MRS. R. C. DUNN, Publisher
'Morning and Afternoon Sessions Held
in Strand Theater and High
COUNTY OFFICERS CHOSEN
School Children Assist in Presenting
a Very Interesting Public
Bright skies favored the county
health rally which was held here
Princeton last Friday. Mr. and Mrs.
Max Kruschke opened the Strand
theater for the morning session and
also kindly presented the film, "Take
No Chances," wfiich the association
had secured for this meeting. The
theater was comfortably filled with
the older members during the first
part of the morning program and was
literally packed when several ofthe
grades from the school arrived for
the presentation of the film.
Onamia, Milaca, Freer and Green
bush had representatives present and
all other sections of the county sent
expressions of good will.
As president of the Civic Better
ment club, Mrs Guy Caley in a few
well chosen words welcomed the visit
ing delegates and opened the morning
session. All the clergy in town re
sponded to the call for speakers. Each
took up some phase of the topic for
the day and ably proved that public
health work and other Red Cross ac
tivities are indeed applied Christiani
ty, both practical and constructive.
Mrs. Peter Schmidt with her spirit
ed piano playing enlivened the morn~
ing with several solos and with her
sympathetic running accompaniment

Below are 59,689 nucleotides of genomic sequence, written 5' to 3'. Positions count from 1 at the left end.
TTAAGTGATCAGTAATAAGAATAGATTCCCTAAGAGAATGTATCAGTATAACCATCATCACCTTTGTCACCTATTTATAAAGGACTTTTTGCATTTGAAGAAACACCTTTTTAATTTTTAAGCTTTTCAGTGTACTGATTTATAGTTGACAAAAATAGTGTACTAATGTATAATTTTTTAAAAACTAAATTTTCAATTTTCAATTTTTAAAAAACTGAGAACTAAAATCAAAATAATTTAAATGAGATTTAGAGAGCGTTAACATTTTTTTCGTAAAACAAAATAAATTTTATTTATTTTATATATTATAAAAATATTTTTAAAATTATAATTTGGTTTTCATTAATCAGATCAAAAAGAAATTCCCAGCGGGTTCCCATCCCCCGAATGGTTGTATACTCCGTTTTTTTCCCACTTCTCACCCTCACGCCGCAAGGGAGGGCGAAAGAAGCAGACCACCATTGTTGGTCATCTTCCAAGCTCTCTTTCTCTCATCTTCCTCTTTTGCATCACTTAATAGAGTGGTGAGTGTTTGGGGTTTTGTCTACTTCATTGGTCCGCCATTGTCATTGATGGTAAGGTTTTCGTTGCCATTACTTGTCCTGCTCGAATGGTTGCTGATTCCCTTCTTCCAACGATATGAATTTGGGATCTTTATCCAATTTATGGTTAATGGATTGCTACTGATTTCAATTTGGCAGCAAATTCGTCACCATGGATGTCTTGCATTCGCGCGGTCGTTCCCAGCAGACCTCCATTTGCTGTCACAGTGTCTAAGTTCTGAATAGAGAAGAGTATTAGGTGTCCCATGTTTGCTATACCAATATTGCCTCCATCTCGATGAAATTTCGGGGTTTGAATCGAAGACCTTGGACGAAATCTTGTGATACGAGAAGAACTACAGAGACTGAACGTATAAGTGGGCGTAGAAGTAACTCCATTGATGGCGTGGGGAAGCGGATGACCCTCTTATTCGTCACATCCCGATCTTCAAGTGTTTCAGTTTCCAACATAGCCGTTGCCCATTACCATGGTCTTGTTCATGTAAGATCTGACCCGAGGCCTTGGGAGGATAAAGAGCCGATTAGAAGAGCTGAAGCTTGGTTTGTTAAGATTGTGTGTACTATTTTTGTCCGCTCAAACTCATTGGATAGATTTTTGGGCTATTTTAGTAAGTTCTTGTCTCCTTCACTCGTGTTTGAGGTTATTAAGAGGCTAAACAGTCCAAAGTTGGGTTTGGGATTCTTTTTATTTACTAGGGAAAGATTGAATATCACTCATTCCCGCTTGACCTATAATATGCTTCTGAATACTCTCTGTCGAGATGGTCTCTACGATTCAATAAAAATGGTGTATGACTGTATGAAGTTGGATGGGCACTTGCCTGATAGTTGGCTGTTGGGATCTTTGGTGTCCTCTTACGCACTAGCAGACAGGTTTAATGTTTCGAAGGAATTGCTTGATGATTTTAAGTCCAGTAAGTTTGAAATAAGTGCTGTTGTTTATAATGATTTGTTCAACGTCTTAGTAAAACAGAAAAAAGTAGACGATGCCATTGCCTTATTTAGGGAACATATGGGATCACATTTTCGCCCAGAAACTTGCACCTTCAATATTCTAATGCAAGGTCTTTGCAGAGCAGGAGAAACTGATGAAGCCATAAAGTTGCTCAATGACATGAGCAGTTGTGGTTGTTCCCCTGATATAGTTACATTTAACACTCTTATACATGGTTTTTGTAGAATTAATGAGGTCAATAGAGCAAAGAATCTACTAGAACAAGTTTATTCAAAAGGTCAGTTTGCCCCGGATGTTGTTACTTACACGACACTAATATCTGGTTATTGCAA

for the showing of the film.
A number of the town's people as
well as the delegates from out of
town ate a picnic lunch in the high
school dining room. A committee
from the Civic Betterment club served
About one hundred were in atten
dance at the afternoon session. As
president of the Commercial club, Dr.
McRae opened the afternoon session
He made a brief comprehensive talk
showing his appreciation of the work
being accomplished by both the Red
Cross and the Public Health associa
Mrs H. Cooney, Civic Better
ment club chairman of music, had ar
ranged a very pleasing musical pro
gram which was carried out although
she was not able to be present.
Mr Widenbach, from Minneapolis,
gave two piano solosboth of which
were unusually fine. Four numbers
were presented by the school children
under the direction of Miss Snyder.
A group of tiny first graders from
Miss Lilje'borg's room gavo a musical
tooth brush drill.
A second group from Miss Larson's
room stressed the needin musicof
the observance of health rules. The
group from Miss Klatt's room gave
an up-to-date adaptation of our child
hood's rhyme, "Ten Little Injuns." In
this case it was ten little germs who
were finally annihilated and "Then
there were none." Miss Geraghty's
and Miss Hill's fifth and sixth grades
composed the fourth group. They
proclaimed, through a Yankee Doodle
song, their ability to kce*p pace with
the general good health rules of the
The interest displayed throughout